- In the wake of the Mueller investigation that wrapped up earlier this year, Democrats have wrestled with whether President Donald Trump should be impeached.
- Today, there are 71 current members of Congress who were there for the Bill Clinton impeachment proceedings.
- Here’s what those congressmembers think about impeaching Trump.
- Visit Business Insider’s homepage for more stories.
In the wake of the former special counsel Robert Mueller’s investigation into Russian interference in the 2016 US presidential election, which wrapped up earlier this year, Democrats have wrestled with whether President Donald Trump should be impeached.
Today, there are 71 current members of Congress who were there for the Bill Clinton impeachment proceedings. One of them, Republican Rep. Don Young of Alaska, was even serving in Congress during the Nixon impeachment proceedings. (Nixon resigned in August 1974 before he would have faced near-certain impeachment.)
In October 1998, Clinton was impeached in a party-line vote by the House on charges of lying under oath and obstruction of justice. After a five-week trial in early 1999, the Senate voted to acquit Clinton on both charges in another party-line vote.
Here’s what the 71 long-time sitting members of Congress think about impeaching Trump.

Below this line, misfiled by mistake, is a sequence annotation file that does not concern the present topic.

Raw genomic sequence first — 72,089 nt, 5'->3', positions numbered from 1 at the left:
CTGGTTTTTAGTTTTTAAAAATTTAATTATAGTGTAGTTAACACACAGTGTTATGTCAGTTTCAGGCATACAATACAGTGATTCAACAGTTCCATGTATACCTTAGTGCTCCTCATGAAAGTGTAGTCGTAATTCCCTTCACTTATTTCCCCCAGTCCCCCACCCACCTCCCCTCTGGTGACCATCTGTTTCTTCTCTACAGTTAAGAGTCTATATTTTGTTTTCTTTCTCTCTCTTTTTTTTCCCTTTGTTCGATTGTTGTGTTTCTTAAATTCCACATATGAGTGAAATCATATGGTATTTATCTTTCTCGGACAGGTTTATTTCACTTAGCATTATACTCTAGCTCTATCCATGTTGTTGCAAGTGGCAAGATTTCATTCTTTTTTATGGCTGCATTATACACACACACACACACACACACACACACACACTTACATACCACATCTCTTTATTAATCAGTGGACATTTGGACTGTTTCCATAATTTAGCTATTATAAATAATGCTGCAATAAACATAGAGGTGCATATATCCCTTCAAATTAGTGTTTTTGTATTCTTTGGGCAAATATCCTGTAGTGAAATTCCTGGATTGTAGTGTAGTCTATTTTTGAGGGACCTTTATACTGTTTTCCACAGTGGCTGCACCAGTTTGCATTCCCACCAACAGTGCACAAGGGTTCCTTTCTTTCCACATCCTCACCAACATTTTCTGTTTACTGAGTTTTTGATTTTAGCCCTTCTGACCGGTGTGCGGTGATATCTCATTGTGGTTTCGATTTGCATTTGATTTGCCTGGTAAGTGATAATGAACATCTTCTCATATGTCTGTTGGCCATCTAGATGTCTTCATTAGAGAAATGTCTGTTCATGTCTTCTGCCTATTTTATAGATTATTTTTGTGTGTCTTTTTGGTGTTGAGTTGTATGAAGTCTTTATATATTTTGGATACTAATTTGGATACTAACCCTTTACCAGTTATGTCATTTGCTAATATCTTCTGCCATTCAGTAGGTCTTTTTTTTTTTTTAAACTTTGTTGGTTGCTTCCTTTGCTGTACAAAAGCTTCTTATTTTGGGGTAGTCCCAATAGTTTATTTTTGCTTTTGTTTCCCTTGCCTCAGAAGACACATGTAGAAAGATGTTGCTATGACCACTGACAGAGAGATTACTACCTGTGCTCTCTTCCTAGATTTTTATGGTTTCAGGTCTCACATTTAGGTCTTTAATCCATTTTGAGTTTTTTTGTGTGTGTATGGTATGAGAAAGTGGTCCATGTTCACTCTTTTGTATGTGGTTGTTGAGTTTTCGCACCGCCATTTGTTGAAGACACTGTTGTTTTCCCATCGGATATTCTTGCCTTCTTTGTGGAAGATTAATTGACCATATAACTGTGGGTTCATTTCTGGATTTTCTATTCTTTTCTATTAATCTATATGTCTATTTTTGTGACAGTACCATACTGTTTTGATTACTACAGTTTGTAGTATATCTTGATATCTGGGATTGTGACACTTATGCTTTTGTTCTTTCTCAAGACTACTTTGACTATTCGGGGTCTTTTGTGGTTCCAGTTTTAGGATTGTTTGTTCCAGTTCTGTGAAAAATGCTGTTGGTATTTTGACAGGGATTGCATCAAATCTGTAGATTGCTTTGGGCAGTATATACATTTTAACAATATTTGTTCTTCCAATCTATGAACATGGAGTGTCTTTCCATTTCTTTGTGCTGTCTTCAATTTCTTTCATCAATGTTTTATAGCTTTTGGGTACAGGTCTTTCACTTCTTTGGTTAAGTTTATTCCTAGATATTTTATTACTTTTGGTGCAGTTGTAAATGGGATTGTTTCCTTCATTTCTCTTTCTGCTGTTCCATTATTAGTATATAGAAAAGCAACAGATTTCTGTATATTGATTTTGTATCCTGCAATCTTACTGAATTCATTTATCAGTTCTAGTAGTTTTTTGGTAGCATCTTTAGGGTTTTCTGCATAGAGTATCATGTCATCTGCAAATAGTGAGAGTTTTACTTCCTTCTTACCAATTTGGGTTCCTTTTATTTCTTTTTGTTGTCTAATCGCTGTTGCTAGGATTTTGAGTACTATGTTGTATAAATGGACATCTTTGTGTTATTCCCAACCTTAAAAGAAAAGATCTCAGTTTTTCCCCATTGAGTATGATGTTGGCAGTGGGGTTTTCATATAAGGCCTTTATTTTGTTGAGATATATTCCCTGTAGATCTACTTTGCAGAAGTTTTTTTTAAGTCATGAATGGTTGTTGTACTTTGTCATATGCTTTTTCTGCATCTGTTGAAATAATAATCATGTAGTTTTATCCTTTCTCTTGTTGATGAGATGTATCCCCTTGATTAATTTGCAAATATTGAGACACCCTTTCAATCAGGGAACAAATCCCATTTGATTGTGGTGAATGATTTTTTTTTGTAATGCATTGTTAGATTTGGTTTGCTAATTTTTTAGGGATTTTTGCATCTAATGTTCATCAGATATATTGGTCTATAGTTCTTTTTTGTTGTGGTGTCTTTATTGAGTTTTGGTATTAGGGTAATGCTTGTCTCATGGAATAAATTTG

Republican Rep. Don Young has served in Congress since 1973, the last sitting member who was there during the Nixon administration. He voted to impeach Bill Clinton, but has not publicly stated whether he would impeach Trump.
Source: The New York Times
Democratic Rep. Zoe Lofgren was a congressional staffer during the Nixon administration. She voted against impeaching President Bill Clinton, and has expressed skepticism about impeaching Trump. "The threshold is really behavior that is misconduct sufficient to threaten the functioning of the constitutional order,” Lofgren told the Los Angeles Times.
Caroline Brehman/CQ Roll Call
Source: Los Angeles Times
Republican Rep. James Sensenbrenner first joined Congress in 1979. He helped manage the impeachment of Bill Clinton in the Senate and supported it in a House vote. At the time, he said Clinton had "engaged in a conspiracy of crimes to prevent justice from being served." He has not yet indicated whether he would support impeaching Trump.
(AP Photo/J. Scott Applewhite)
Source: The Washington Post
- Here’s everyone who’s running for president in 2020, and who has quit the race
- POWER RANKING: Here’s who has the best chance of becoming the 2020 Democratic presidential nominee
- 21 outlandish conspiracy theories Donald Trump has floated over the years